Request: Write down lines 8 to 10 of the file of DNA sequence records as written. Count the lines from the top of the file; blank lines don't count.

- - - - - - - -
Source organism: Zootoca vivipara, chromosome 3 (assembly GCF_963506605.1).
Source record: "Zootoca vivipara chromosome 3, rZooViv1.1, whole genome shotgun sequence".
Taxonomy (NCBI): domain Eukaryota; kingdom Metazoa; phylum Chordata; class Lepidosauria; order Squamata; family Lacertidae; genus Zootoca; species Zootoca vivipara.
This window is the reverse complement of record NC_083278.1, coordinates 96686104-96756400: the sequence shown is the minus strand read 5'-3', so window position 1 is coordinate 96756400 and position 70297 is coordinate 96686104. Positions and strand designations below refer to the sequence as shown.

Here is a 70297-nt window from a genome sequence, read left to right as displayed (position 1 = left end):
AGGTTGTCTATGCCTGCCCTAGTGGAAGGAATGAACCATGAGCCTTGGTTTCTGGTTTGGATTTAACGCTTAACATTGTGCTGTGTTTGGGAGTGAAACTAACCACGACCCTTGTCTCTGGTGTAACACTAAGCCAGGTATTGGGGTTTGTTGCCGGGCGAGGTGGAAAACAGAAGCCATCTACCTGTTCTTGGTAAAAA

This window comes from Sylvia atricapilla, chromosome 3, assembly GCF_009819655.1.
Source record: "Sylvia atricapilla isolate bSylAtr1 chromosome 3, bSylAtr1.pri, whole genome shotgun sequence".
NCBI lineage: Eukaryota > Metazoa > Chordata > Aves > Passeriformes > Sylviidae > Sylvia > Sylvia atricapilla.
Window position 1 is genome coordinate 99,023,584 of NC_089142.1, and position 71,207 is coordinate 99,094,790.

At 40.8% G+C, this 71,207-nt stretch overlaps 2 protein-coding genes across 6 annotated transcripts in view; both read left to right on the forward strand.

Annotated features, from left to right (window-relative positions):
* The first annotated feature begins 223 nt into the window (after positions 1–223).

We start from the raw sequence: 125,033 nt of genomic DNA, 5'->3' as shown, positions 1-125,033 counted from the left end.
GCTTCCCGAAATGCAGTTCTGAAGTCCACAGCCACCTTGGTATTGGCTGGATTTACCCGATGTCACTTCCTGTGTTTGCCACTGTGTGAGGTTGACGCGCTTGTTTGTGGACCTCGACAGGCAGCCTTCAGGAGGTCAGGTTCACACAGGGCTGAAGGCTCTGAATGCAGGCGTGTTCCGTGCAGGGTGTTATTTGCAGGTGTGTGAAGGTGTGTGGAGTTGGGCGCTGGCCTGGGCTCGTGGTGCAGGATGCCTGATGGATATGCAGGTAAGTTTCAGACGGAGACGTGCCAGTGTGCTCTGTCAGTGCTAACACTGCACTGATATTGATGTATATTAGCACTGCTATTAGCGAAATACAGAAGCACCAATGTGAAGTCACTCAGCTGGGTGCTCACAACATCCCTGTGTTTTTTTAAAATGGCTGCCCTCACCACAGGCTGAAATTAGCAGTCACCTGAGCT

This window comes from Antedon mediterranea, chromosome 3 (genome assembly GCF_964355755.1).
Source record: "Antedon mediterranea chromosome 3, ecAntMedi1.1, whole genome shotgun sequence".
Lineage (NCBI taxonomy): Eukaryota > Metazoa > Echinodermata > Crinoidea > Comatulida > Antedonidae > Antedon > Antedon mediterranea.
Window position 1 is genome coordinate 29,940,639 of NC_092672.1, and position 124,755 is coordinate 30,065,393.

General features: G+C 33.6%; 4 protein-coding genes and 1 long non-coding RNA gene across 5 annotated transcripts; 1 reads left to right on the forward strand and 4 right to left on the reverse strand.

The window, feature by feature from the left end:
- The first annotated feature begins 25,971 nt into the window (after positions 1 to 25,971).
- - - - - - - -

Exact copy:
Source record: "Sylvia atricapilla isolate bSylAtr1 chromosome 3, bSylAtr1.pri, whole genome shotgun sequence".
NCBI lineage: Eukaryota > Metazoa > Chordata > Aves > Passeriformes > Sylviidae > Sylvia > Sylvia atricapilla.
Window position 1 is genome coordinate 99,023,584 of NC_089142.1, and position 71,207 is coordinate 99,094,790.